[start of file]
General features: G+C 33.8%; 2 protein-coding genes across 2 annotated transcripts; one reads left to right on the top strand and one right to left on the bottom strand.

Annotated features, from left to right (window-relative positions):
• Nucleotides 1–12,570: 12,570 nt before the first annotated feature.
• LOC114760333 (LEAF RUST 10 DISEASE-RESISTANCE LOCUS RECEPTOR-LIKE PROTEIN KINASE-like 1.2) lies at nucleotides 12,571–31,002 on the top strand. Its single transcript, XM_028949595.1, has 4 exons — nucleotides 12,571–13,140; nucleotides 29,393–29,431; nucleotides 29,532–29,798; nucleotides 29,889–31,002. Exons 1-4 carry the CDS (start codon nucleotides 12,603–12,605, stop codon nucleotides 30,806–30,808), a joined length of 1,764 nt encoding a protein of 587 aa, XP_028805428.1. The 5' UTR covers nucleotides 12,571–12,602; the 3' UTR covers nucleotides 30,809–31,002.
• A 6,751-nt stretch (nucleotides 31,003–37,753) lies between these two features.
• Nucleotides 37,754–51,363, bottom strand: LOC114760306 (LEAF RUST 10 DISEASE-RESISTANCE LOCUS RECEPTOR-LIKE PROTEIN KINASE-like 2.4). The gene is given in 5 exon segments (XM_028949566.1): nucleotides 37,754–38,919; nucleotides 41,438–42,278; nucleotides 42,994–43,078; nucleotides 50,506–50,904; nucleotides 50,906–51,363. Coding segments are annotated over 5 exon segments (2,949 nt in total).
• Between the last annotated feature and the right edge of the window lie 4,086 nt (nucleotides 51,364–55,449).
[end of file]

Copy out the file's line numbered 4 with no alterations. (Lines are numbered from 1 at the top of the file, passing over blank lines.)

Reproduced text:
• LOC114760333 (LEAF RUST 10 DISEASE-RESISTANCE LOCUS RECEPTOR-LIKE PROTEIN KINASE-like 1.2) lies at nucleotides 12,571–31,002 on the top strand. Its single transcript, XM_028949595.1, has 4 exons — nucleotides 12,571–13,140; nucleotides 29,393–29,431; nucleotides 29,532–29,798; nucleotides 29,889–31,002. Exons 1-4 carry the CDS (start codon nucleotides 12,603–12,605, stop codon nucleotides 30,806–30,808), a joined length of 1,764 nt encoding a protein of 587 aa, XP_028805428.1. The 5' UTR covers nucleotides 12,571–12,602; the 3' UTR covers nucleotides 30,809–31,002.